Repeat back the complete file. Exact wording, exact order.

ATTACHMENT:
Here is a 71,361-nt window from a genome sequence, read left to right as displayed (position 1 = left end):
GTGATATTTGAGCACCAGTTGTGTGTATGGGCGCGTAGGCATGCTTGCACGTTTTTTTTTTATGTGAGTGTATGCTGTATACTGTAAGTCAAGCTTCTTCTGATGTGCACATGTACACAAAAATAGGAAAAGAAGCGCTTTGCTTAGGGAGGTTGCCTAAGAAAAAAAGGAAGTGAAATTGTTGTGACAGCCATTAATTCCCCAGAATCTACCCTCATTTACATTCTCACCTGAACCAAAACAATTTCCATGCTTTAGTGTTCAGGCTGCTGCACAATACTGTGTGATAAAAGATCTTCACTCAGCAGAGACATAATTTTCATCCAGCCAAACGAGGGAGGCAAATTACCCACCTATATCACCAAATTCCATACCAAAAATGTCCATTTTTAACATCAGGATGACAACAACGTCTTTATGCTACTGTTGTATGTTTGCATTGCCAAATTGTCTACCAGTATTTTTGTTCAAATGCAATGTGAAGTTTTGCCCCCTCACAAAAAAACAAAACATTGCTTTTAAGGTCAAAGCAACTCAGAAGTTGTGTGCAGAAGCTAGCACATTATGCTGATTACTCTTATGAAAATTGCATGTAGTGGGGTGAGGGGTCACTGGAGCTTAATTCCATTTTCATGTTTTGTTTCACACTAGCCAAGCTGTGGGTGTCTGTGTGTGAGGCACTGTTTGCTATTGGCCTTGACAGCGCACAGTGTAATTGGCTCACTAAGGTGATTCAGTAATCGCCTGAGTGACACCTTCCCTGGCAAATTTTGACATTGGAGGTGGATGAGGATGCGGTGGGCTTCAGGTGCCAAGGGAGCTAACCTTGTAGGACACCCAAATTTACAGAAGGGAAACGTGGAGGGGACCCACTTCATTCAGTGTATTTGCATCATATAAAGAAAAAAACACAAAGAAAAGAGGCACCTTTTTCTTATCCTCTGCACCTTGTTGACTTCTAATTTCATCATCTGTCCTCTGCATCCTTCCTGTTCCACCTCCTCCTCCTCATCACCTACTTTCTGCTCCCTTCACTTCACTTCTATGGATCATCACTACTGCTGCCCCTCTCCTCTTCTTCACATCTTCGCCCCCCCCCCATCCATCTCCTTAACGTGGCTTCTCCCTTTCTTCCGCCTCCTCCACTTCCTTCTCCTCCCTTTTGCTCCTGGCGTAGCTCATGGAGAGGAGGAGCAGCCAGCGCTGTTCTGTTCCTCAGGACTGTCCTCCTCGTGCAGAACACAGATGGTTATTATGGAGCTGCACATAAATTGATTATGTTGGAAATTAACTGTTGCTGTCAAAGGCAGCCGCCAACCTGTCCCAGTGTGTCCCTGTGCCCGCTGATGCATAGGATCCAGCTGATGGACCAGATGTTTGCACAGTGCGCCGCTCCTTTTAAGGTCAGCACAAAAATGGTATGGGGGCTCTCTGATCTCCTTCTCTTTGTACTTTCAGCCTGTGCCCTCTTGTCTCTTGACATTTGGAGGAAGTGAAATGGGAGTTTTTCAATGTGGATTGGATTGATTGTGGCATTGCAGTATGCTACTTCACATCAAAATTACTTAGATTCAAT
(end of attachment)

Here is a 71,361-nt window from a genome sequence, read left to right as displayed (position 1 = left end):
GTGATATTTGAGCACCAGTTGTGTGTATGGGCGCGTAGGCATGCTTGCACGTTTTTTTTTTATGTGAGTGTATGCTGTATACTGTAAGTCAAGCTTCTTCTGATGTGCACATGTACACAAAAATAGGAAAAGAAGCGCTTTGCTTAGGGAGGTTGCCTAAGAAAAAAAGGAAGTGAAATTGTTGTGACAGCCATTAATTCCCCAGAATCTACCCTCATTTACATTCTCACCTGAACCAAAACAATTTCCATGCTTTAGTGTTCAGGCTGCTGCACAATACTGTGTGATAAAAGATCTTCACTCAGCAGAGACATAATTTTCATCCAGCCAAACGAGGGAGGCAAATTACCCACCTATATCACCAAATTCCATACCAAAAATGTCCATTTTTAACATCAGGATGACAACAACGTCTTTATGCTACTGTTGTATGTTTGCATTGCCAAATTGTCTACCAGTATTTTTGTTCAAATGCAATGTGAAGTTTTGCCCCCTCACAAAAAAACAAAACATTGCTTTTAAGGTCAAAGCAACTCAGAAGTTGTGTGCAGAAGCTAGCACATTATGCTGATTACTCTTATGAAAATTGCATGTAGTGGGGTGAGGGGTCACTGGAGCTTAATTCCATTTTCATGTTTTGTTTCACACTAGCCAAGCTGTGGGTGTCTGTGTGTGAGGCACTGTTTGCTATTGGCCTTGACAGCGCACAGTGTAATTGGCTCACTAAGGTGATTCAGTAATCGCCTGAGTGACACCTTCCCTGGCAAATTTTGACATTGGAGGTGGATGAGGATGCGGTGGGCTTCAGGTGCCAAGGGAGCTAACCTTGTAGGACACCCAAATTTACAGAAGGGAAACGTGGAGGGGACCCACTTCATTCAGTGTATTTGCATCATATAAAGAAAAAAACACAAAGAAAAGAGGCACCTTTTTCTTATCCTCTGCACCTTGTTGACTTCTAATTTCATCATCTGTCCTCTGCATCCTTCCTGTTCCACCTCCTCCTCCTCATCACCTACTTTCTGCTCCCTTCACTTCACTTCTATGGATCATCACTACTGCTGCCCCTCTCCTCTTCTTCACATCTTCGCCCCCCCCCCATCCATCTCCTTAACGTGGCTTCTCCCTTTCTTCCGCCTCCTCCACTTCCTTCTCCTCCCTTTTGCTCCTGGCGTAGCTCATGGAGAGGAGGAGCAGCCAGCGCTGTTCTGTTCCTCAGGACTGTCCTCCTCGTGCAGAACACAGATGGTTATTATGGAGCTGCACATAAATTGATTATGTTGGAAATTAACTGTTGCTGTCAAAGGCAGCCGCCAACCTGTCCCAGTGTGTCCCTGTGCCCGCTGATGCATAGGATCCAGCTGATGGACCAGATGTTTGCACAGTGCGCCGCTCCTTTTAAGGTCAGCACAAAAATGGTATGGGGGCTCTCTGATCTCCTTCTCTTTGTACTTTCAGCCTGTGCCCTCTTGTCTCTTGACATTTGGAGGAAGTGAAATGGGAGTTTTTCAATGTGGATTGGATTGATTGTGGCATTGCAGTATGCTACTTCACATCAAAATTACTTAGATTCAAT